Android Wear distills all of this Google Now business into a form that will fit on a tiny screen. Indeed, part of Android Wear's appeal lies in this new, streamlined user interface (UI), which combines simple contextual information, verbal commands and swiping. Think of each screen display as a card, a sticky note's worth of information. Google's service sends a virtual stack of these cards, called a "context stream," to your smart watch or other wearable, where you can flick through them as needed. A typical implementation would use vertical swipes to page through the main landing cards, then use left or right swipes to drill down into sub cards that offer added particulars on the chosen topic [sources: Google; Google].

When all else fails, you can always say "OK Google," which will activate voice input for texting, e-mailing or other data entry. This command will also take you to a special menu called the "cue card" where you can access various options, including tailoring your voice commands to specific apps [sources: Chen; Google; Google; Motorola].

With the launch of Android Wear, all the pieces are in place for a wearables renaissance, but Google's real advantages over the competition hinge on its massive app marketplace and its relationship with the wide array of hardware developers that already run Android.

Flick of the Wrist

Wearable computers were once the stuff of science fiction, but they always hovered within the realm of possibility. Beyond the technical challenges presented by miniaturization and power consumption, the trick lay in coming up with a small-scale but practical user interface. Eventually, the PDA and smartphone booms incentivized companies to chip away at these issues in their quest for better, smaller and more versatile devices.

Over this period, smart watches failed to capture more than our imaginations. IBM Research and Citizen Watch's 2001 WatchPad packed Bluetooth, a fingerprint sensor (and the kitchen sink) but died on the workbench. In 2005, Fossil's Wrist PDA could not capitalize on Palm OS's reign. Fossil, Suunto, Tissot and Swatch all ginned up devices based on Microsoft's Smart Personal Object Technology (SPOT) -- a sort of early, subscriber-based Internet of Things with an FM-radio backbone -- only to see the service walloped by Wi-Fi, cellular and FM Radio Data System (RDS) [sources: Baker; Minder].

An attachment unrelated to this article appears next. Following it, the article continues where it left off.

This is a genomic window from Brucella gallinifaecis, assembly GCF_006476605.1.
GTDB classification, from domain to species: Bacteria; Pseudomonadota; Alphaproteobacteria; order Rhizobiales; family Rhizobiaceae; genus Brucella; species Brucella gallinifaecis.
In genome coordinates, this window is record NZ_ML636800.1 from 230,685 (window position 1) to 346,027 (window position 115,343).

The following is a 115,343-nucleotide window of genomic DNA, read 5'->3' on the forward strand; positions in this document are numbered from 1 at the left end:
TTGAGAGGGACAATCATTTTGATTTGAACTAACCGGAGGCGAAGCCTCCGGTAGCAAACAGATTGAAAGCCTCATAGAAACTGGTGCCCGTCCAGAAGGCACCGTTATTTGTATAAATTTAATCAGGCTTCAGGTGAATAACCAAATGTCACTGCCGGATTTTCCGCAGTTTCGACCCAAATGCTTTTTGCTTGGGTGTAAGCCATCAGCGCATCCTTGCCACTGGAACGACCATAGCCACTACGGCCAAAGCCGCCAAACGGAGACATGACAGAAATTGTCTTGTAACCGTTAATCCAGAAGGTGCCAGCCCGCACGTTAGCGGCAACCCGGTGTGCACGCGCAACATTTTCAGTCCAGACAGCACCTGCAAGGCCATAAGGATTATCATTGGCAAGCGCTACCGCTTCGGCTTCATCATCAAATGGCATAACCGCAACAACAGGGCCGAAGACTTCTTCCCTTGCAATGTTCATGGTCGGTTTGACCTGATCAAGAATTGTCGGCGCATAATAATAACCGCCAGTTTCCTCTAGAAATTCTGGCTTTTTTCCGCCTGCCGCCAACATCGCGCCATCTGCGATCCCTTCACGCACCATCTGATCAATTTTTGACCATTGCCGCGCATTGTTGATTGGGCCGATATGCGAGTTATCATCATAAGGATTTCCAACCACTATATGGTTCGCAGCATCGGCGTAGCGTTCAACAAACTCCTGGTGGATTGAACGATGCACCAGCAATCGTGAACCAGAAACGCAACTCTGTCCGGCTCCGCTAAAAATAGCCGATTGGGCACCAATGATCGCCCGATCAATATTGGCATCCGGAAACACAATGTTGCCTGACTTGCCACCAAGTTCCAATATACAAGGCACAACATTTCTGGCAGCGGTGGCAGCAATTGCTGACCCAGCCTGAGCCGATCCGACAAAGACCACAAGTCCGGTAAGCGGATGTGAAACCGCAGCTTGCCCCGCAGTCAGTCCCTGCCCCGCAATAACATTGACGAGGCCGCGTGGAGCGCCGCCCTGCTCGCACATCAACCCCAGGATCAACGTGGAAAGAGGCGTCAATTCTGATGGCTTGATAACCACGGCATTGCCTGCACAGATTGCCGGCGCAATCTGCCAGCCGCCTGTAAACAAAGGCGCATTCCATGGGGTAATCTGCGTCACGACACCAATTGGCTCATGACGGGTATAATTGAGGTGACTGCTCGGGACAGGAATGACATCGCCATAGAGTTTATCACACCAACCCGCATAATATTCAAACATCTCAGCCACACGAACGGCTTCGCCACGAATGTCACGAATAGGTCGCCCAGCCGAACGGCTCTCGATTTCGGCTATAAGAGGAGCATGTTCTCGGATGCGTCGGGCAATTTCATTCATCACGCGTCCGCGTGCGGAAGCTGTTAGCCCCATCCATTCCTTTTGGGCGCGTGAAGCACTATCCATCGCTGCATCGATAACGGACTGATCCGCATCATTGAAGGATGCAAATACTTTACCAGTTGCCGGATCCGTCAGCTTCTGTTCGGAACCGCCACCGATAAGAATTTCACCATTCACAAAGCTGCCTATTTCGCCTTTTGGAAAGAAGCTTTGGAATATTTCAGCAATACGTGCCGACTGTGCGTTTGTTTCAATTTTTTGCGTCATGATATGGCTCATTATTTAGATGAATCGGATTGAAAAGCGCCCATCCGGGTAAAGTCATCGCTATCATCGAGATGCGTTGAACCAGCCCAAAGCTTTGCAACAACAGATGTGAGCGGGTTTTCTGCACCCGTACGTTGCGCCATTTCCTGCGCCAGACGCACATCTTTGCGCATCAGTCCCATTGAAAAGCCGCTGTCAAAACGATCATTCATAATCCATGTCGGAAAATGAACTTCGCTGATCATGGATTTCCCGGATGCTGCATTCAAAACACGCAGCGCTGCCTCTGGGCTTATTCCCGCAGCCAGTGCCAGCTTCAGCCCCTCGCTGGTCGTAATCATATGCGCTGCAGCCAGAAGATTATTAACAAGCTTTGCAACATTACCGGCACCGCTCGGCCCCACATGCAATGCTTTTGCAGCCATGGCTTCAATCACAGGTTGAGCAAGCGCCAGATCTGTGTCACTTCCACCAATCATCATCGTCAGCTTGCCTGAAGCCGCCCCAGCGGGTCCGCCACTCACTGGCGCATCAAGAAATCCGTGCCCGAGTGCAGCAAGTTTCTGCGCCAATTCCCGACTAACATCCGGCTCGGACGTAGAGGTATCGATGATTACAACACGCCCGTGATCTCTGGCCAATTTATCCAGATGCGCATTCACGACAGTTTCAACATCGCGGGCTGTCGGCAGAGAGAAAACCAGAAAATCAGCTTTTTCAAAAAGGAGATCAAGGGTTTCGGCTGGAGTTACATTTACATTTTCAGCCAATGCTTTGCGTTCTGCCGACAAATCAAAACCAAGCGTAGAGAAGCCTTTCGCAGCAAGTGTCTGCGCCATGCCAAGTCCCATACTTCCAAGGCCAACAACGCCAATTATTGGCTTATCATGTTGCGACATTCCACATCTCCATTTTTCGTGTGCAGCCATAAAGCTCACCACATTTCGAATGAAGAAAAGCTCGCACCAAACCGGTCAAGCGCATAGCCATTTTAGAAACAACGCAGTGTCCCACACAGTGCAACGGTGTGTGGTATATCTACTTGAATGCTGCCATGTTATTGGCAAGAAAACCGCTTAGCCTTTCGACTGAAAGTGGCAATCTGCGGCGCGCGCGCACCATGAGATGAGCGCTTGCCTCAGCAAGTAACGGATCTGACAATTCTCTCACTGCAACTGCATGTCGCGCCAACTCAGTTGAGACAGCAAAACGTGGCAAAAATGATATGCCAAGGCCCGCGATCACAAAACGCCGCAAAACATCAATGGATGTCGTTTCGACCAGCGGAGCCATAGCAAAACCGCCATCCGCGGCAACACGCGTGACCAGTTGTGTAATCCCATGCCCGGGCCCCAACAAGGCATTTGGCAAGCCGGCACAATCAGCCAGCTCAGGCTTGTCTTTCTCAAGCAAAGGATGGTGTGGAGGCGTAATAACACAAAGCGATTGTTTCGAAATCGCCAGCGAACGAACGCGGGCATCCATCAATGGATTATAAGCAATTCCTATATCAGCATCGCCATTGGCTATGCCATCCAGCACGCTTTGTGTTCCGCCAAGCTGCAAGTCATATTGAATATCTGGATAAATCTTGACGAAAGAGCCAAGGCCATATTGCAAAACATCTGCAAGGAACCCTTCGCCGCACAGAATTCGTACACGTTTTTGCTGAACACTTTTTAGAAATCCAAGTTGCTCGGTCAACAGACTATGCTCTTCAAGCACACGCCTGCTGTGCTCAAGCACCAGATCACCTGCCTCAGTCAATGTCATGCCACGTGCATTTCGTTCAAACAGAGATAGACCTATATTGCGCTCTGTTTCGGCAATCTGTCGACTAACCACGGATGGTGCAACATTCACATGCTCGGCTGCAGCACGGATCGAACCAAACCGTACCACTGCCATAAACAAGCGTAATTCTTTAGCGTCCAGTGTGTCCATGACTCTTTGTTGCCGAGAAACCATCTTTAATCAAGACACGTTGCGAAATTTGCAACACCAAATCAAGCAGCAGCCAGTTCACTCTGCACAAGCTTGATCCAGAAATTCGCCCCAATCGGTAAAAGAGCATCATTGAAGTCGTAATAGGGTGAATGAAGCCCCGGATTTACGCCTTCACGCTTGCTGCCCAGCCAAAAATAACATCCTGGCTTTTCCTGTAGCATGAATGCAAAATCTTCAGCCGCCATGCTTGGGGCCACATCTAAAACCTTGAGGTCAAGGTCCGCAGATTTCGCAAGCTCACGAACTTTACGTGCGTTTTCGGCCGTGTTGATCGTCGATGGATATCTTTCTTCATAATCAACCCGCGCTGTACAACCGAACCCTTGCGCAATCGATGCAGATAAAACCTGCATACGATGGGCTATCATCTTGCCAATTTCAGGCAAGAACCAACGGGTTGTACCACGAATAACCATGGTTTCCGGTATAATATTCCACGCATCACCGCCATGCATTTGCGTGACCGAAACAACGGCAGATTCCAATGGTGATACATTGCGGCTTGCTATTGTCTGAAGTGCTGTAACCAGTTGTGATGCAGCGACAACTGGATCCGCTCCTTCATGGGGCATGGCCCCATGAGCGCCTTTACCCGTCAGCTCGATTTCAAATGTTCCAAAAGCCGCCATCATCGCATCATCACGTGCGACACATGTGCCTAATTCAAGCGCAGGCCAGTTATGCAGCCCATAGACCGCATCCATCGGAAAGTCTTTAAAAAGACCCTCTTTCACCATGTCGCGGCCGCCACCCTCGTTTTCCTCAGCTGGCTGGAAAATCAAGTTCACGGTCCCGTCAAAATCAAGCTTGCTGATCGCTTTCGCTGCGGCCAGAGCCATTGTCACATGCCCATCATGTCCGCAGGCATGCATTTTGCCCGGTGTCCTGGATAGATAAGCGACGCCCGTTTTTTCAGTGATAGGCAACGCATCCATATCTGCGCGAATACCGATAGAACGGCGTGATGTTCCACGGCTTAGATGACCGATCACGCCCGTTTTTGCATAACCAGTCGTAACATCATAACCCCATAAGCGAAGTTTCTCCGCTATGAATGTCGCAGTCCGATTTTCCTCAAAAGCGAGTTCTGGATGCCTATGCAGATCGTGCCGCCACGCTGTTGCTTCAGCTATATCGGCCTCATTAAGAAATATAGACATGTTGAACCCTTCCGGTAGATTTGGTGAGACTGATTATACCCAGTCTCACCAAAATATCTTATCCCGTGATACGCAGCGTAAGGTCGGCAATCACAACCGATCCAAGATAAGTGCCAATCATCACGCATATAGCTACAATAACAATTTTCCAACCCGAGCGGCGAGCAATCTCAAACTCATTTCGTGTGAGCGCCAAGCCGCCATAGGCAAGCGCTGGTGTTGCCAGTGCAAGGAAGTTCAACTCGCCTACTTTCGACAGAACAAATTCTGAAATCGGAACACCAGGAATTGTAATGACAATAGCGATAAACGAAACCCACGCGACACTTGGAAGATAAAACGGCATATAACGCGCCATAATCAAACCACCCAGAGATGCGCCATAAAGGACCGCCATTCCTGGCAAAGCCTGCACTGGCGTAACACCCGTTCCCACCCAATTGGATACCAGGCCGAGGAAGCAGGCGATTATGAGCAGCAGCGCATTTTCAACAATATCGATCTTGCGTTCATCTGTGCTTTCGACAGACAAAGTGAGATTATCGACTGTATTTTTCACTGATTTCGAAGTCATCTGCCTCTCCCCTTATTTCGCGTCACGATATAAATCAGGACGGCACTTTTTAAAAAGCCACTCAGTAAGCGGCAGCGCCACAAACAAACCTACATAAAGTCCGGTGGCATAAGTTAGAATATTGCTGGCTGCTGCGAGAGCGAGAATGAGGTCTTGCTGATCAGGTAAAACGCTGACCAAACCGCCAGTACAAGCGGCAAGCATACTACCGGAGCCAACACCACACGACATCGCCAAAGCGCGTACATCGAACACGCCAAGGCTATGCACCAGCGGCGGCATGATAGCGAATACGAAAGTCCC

A few companies have made limited headway more recently. After a rocky start, Kickstarter-born Pebble is slowly carving out a niche, but reviews remain mixed at best. Samsung's Android-powered Galaxy Gear sold 800,000 in its first two months but posted a 30 percent return rate at Best Buy [source: Reuters].

If, as some argue, the age of the smart watch is upon us, then Android Wear or Apple will likely lead the way. But while Google has already dipped its toe into the wearables market with Google Glass, Apple continues to keep mum regarding its possible offerings in the smart watch sector even as Android Wear prepares Android app developers for launch [sources: Chen; Google; Minder; Reuters; Wood].

For now, numerous questions remain. Chief among them: How specifically will these devices work, and what specs can we expect in terms of battery life, connectivity, glare reduction, screen quality, security and so on? Will Google charge a licensing fee? And, given its experience with Google Glass and its current talks with chip makers, will the company bring its own device to market, or focus instead on building its diabolical robot army aboard its secretive barge flotilla?

Because Android watches, like Android smartphones, will vary widely, we can only speculate. A strong reliance on WiFi or cellular, piggybacked off your smartphone, seem likely, and power issues and a lack of ports could necessitate OLED screens and nonstandard charging methods like induction, solar or self-winding. If Samsung's Galaxy (the phone) and Galaxy Gear (the watch) pairing is any indication, watch makers might also limit which smartphone a given Android Wear device can pair with [sources: Chen; Halleck].

Until Google releases more information, or until the first wave of devices hits the market this summer, we're left with more buzz than answers.

Author's Note: How Android Wear Works

Why have smart watches never caught on? Does it come down to timing and the availability of suitable technologies, or does the answer lie in culturally preparing the ground via marketing? I mean, remember when we used to think it was weird and rude to talk loudly to ourselves in public, or to stare blankly at other people, possibly while secretly filming them or accessing their OkCupid profiles? Thank goodness Bluetooth headsets and Google Glass put an end to that. Oh, wait ...

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Sources